Musical journey embraced
The Tura New Music concert is an annual Kimberley highlight, holding its own against higher-profile events such as the Ord Valley Muster and Stars on Bastion.
But fate (or good governance) has allowed Tura to continue its love affair of more than 30 years with the region an bring the Sonus 2 tour to Kununurra, in the face of the global pandemic.
On Sunday evening, more than 100 residents and a few fortunate tourists swarmed the grounds of Waringarri Arts to take in the talents of Kimberley singer-songwriters Olive Knight and Stephen Pigram, who were joined by Iranian percussionist Esfandiar Shahmir, cellist Tristen Parr and flautist Tos Mahoney.
The group had planned their set well in advance but in fact only met the day before to put the show together.
But any opening-night hiccups were hardly noticeable as the experienced and diverse band blended their sounds together, creating a stunning performance which exuded soul.
Organisers described the tour as “a meeting of cultural forces ancient and contemporary, through songs of outback Australia and commissioned music for the tour” featuring “new songs, new works and new arrangements ... in a program reflecting the Kimberley communities and landscape travelled through”.
This was certainly realised during Pigram’s musical tales, with a highlight of the night for locals being his performance of Crocodile River, which tells of a police chase through Wyndham and down the Great Northern Highway.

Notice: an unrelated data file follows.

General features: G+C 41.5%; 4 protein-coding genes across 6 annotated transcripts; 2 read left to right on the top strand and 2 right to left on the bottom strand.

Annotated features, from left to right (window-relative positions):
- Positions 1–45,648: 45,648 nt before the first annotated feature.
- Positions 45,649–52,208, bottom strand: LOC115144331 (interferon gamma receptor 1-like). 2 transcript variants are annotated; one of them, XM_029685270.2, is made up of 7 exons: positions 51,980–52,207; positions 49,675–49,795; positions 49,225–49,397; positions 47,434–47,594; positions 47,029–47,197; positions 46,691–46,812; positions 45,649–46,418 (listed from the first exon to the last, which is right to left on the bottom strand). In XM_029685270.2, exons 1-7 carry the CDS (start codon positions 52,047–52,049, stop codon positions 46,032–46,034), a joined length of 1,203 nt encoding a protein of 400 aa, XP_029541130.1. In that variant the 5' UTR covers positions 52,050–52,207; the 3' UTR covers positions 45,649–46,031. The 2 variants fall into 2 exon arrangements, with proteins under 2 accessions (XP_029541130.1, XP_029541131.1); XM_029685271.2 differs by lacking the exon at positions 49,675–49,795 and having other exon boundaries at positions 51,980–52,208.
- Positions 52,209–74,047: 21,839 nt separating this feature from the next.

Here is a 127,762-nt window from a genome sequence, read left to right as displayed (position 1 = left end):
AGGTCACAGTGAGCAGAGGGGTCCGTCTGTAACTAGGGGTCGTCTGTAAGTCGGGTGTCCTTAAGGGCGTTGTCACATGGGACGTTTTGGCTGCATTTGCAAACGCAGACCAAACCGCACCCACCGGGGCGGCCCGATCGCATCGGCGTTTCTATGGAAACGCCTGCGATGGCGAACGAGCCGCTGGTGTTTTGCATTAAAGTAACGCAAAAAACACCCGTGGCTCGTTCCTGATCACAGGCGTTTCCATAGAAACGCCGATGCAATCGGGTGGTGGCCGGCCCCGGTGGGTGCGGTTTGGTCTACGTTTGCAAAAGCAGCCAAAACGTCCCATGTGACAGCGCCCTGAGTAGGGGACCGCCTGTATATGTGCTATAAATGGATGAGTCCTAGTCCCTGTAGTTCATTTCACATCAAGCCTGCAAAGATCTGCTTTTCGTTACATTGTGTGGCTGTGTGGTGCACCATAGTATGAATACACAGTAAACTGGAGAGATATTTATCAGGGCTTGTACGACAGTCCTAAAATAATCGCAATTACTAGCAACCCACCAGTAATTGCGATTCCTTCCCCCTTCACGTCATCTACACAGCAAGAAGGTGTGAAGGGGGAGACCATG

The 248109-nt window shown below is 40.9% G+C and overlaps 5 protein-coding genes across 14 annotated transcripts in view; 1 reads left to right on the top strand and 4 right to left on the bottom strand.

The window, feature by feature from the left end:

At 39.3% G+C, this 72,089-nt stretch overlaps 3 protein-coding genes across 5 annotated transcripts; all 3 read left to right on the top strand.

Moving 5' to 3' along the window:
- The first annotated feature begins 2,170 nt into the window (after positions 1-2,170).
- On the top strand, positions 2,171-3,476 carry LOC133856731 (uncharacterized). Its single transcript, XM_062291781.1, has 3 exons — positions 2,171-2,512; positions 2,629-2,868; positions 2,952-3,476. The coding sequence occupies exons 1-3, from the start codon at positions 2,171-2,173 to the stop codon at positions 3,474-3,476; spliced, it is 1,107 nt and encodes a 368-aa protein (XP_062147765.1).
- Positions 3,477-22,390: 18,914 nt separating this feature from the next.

His crooning vocals and impassioned strumming of both the guitar and ukulele took the audience on a journey through familiar places and beyond, complemented by the breeze-like whistles of Mahoney’s flute, the crocodile slivers from Shahmir’s Persian-frame drum, and vibrating beat of Parr’s cello.
Knight (Kankawa Nagarra) is a Walmatjarri elder, international blues and gospel singer-songwriter, teacher and mentor and political activist — she sings and plays to her own beat.
This may have proved a challenge for the instrumental ensemble but produced a full sound with her original songs, which were already toe-tappingly fun, when played acoustically.
Knight’s charming story about finally getting her hands on a guitar in her patriarchal community and inviting of the audience to sing back lyrics in her traditional languages added levity to the evening and cemented the connection between the audience and ensemble.
The free concerts, collaborations with song and dance groups and workshops for primary and high school students are being held across communities in Kununurra, Warmun, Halls Creek, Fitzroy Crossing, Kooljaman, Djarindjin, Lombadina, One Arm Point and Beagle Bay.
The tour ends in Broome as part of the Shinju Matsuri festival's 50th anniversary celebrations.
If you are fortunate enough to have the collective perform a free concert in your community, it won’t be a night wasted — and if you’re able to get to a ticketed performance, it will definitely be money well spent.
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